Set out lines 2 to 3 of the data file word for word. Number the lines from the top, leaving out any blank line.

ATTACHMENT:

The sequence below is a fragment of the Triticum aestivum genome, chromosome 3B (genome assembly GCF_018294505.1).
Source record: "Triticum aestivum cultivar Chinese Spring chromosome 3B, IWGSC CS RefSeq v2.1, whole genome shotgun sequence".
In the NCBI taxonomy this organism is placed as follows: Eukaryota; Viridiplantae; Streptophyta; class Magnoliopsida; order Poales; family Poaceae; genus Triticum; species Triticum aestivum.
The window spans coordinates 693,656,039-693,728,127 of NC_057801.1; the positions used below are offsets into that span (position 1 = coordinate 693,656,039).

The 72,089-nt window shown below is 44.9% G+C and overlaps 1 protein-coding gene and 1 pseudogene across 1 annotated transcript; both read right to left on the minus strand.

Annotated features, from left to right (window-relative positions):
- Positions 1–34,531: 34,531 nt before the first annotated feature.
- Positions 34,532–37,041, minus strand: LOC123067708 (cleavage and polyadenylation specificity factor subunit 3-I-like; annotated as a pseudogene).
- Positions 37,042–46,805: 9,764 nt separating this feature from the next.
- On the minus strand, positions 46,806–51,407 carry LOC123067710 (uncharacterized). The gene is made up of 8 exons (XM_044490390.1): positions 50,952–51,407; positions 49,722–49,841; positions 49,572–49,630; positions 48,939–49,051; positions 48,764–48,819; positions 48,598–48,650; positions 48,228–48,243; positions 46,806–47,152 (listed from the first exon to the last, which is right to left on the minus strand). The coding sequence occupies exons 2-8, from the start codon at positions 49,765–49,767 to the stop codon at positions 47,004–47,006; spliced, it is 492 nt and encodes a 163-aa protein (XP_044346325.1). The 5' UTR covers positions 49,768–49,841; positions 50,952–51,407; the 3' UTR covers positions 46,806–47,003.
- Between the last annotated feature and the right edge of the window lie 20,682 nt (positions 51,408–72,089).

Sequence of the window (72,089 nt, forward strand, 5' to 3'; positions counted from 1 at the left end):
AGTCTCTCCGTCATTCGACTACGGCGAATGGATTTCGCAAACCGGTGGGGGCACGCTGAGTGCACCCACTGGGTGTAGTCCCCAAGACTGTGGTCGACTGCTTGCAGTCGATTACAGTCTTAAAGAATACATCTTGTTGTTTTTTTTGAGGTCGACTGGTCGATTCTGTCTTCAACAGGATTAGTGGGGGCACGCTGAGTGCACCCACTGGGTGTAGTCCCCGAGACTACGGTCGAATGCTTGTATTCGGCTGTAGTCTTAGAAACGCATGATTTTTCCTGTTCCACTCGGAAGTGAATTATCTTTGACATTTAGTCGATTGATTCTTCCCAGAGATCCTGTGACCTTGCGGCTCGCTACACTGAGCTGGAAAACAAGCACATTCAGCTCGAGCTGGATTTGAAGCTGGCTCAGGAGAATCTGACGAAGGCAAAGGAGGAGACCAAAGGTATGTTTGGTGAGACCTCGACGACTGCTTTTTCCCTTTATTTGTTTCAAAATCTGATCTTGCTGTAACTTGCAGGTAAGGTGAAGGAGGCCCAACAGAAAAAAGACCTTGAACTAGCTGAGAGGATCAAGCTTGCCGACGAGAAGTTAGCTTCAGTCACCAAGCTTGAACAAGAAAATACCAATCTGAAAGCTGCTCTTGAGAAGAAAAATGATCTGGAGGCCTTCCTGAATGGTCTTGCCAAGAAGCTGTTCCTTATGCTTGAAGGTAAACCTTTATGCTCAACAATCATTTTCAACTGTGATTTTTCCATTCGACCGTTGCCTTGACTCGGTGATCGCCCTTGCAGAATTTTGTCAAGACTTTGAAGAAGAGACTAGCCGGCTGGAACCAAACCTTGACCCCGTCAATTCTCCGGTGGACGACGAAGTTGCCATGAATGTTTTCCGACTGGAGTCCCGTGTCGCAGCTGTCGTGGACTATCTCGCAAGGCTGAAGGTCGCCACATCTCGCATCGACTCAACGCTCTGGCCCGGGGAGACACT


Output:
Source record: "Triticum aestivum cultivar Chinese Spring chromosome 3B, IWGSC CS RefSeq v2.1, whole genome shotgun sequence".
In the NCBI taxonomy this organism is placed as follows: Eukaryota; Viridiplantae; Streptophyta; class Magnoliopsida; order Poales; family Poaceae; genus Triticum; species Triticum aestivum.